“That's the police officer in me,” Burke said. “If you want to show trust between the police and the public you need to have the police and the public working together not separately.”

More than 120 communities nationwide have some form of civilian review board, according to the National Association for Civilian Oversight of Law Enforcement. That includes nine agencies in Florida.

Most communities have created boards voluntarily. Others, like Ferguson, where the fatal shooting of a unarmed black teenager by a white police officer led to riots, were mandated by the Justice Department.

Civilian oversight is also one of the recommendations of President Barack Obama's Task Force on 21st Century Policing.

But the report acknowledges there is little proof that review boards succeed in checking police wrongdoing or improving relations between police and the community. It calls on the National Institute of Justice, the research arm of the Justice Department, to conduct more studies.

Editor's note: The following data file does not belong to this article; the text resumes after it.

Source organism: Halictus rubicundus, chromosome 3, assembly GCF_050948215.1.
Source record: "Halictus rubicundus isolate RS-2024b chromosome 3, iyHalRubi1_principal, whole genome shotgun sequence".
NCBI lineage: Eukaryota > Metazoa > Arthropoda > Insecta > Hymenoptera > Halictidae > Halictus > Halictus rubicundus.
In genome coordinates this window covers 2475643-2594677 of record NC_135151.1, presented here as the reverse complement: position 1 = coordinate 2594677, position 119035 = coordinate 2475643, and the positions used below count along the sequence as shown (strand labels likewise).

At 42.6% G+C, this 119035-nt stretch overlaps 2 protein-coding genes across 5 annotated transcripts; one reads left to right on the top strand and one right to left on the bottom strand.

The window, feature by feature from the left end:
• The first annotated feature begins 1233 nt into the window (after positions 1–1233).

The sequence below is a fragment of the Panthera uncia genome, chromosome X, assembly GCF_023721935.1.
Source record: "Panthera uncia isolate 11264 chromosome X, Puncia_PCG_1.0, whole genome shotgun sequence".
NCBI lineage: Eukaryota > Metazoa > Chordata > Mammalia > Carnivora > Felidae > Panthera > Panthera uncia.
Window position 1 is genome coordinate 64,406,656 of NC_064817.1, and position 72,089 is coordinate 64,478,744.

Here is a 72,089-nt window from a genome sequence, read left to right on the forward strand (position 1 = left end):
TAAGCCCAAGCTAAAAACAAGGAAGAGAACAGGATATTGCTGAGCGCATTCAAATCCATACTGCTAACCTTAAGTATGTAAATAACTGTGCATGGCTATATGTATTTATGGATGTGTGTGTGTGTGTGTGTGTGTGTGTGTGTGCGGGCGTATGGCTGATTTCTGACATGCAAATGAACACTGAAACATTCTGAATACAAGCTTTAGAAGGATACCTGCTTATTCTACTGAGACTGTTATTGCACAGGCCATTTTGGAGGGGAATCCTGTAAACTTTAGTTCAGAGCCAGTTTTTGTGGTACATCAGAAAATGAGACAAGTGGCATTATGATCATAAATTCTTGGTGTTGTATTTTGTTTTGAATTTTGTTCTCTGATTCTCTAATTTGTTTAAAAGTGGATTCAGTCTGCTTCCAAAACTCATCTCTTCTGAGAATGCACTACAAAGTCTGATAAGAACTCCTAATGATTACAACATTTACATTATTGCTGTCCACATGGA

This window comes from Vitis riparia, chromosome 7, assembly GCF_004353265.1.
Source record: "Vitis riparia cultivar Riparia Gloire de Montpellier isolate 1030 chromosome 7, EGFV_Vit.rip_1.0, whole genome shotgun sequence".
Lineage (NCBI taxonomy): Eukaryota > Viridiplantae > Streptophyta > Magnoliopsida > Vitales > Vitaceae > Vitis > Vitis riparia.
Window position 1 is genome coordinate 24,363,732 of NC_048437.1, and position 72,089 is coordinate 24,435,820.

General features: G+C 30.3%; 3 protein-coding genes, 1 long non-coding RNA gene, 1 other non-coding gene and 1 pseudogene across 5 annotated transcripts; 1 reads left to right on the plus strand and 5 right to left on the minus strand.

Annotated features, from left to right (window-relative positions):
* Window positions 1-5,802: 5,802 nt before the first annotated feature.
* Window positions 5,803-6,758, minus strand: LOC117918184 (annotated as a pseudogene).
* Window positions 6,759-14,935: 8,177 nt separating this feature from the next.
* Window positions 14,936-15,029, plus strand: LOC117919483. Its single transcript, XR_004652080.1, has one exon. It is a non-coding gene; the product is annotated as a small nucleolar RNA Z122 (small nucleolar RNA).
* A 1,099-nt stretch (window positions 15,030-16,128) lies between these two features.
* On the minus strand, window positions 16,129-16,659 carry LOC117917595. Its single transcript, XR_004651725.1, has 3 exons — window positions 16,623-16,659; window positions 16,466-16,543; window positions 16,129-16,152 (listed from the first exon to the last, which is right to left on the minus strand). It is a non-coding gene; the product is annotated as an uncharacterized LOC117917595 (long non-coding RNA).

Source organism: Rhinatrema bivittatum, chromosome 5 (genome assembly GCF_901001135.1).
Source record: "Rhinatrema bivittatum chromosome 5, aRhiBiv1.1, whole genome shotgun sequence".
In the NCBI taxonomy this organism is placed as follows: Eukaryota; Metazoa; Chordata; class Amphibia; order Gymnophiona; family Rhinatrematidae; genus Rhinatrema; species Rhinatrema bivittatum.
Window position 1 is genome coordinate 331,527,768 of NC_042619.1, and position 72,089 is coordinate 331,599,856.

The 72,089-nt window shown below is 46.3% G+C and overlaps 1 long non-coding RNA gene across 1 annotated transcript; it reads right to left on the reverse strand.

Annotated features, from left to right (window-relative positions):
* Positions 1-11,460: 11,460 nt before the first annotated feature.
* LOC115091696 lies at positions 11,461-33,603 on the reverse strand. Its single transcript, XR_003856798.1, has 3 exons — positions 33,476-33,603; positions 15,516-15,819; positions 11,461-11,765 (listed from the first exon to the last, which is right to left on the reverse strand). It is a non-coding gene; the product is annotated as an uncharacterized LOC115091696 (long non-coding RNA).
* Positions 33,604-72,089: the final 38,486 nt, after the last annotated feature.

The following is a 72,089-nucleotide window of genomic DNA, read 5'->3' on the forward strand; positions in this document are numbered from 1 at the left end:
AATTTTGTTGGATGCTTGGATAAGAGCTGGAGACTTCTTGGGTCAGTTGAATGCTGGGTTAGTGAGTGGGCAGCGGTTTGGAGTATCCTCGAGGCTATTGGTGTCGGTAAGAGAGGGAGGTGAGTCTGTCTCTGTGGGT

Pushing for more civilian oversight of the police in Tampa are civic groups including the NAACP and the American Civil Liberties Union.

It comes in the wake of accusations of racial profiling, in part because the police department disproportionately cited African Americans riding bicycles in East Tampa for minor offenses like having no lights. A U.S. Department of Justice probe into the practice is underway.

Tampa's proposed review board is modeled on one in St. Petersburg, established after a recommendation from the Justice Department after riots reflecting tension between the city's black community and its police department in the 1990s.

The board includes no police personnel and is structured to provide an independent audit or review of police internal affairs investigations.